And I’m trying to recall. There was a World Bank report that came out in 2011 and it found that between 2008 and 2009 foreign investors had expressed interest in approximately I believe it was 56 million hectares of farmland globally of which about 70% was reportedly concentrated in Sub-Saharan Africa. And so that raised concerns about this new scramble for Africa and neocolonialism and those discourses to describe this phenomenon.

Watts: I’m sure this happens in a multiplicity of ways, but how is the land, first of all, actually assembled and concentrated? Is this through a market mechanism? Is this through the state exercising eminent domain? And so there’s the mechanism and whether it’s licit or illicit. And I wonder if you could talk a little bit too in relationship to that of the quite different types of actors that you had just mentioned and what role they play in that land acquisition.

Chung: Yeah, there are different types of acquisition. It could be outright purchases, it could be leases, or even pure speculation commodity futures and all that kind of stuff. But in the context where I work in Tanzania and many Sub-Saharan African countries where the state is the sole landowner or the predominant land owner, a lot of the mechanism has involved compulsory acquisitions or eminent domain that we call here in the United States.

So in Tanzania, the land is nationalized. So it’s owned by the state or vested in the president on behalf of all citizens. And it’s really an outgrowth carry over from the colonial period when land belonged to vested in the governor in the British period on behalf of so-called common benefit of the natives and that carried over to the postcolonial period.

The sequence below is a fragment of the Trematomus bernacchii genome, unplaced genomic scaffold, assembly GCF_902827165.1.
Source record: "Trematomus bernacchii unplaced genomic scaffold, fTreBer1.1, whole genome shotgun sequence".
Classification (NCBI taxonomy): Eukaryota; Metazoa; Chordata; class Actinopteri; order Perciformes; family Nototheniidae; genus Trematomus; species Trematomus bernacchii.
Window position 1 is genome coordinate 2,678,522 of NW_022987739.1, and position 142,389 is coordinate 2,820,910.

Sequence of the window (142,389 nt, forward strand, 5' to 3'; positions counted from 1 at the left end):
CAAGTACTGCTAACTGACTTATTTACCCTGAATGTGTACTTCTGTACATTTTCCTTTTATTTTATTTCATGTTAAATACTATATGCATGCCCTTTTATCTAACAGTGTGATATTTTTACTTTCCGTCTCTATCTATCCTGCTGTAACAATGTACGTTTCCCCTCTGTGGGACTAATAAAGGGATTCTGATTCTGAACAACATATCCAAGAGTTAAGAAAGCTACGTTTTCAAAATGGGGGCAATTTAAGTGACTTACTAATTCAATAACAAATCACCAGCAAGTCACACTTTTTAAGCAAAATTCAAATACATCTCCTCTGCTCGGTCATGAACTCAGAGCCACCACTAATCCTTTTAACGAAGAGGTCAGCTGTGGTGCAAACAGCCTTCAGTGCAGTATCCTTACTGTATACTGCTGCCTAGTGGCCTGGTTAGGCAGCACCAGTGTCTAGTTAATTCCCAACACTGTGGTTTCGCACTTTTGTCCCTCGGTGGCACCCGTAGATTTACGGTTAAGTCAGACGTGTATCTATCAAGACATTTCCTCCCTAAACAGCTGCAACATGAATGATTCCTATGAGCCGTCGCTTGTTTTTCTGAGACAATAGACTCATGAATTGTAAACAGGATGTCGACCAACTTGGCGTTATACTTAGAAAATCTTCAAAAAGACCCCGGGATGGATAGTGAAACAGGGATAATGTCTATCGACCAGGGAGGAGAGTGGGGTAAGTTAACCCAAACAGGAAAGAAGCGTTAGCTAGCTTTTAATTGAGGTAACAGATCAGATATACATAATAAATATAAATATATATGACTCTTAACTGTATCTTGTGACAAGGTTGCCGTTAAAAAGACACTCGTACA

And so to assemble land really, I mean, there are different steps that are written in the playbook the government uses, but hasn’t really been followed straightforward. I mean, for instance, in Tanzania there supposed to be this land bank that investors are supposed to go to this Tanzania investment center and the investment center will offer investors with this menu of land available in the country.

But there’s been critiques because there’s really not enough land in the bank in the first place. And based on my interviews with government officials, they say it just exists on paper because in order for us to have a land bank, we needed to have acquired it from the villagers and had to have paid compensation to them, but we don’t have the money to pay compensation to these villagers.

And so it ends up being really haphazard and ad hoc. So the land deal that I looked at in Tanzania in particular, the investor had actually gone through multiple channels, a district level, the regional level, and to the point that it went directly to the president. And the president said, hey, go to my home district. There is this land that’s sitting empty and idle. It used to be a former state cattle ranch, but it seems like it’s empty and you can use it when, in fact, there have been people living on the land for generations.

Yeah, so there is combination of licit and illicit elements. I mean, the land acquisition as it was the transfer of titles and all that is maybe considered legal, but the way the processes in which it arrived to that point is quite murky and less transparent.

Watts: And I take from your reference that the actors involved aren’t necessarily directly managing the land. I mean, if it’s a hedge fund, if it’s a sovereign wealth fund from the Middle East that is acquiring 200,000 hectares, they, I take it, may in turn lease that land or the management of the actual production, whatever that may be. We’ll get to these things in Tanzania in a second. So there intermediaries of some sort that are actually involved on the ground management and the production of these commodities for the world market?

Chung: I can say for the case that I looked, I mean, there are multiple, the institutional investors might have their own portfolio managers to do that work. But the case that I looked at was Swedish investor with family ties to major Swedish corporations like Volvo and IKEA.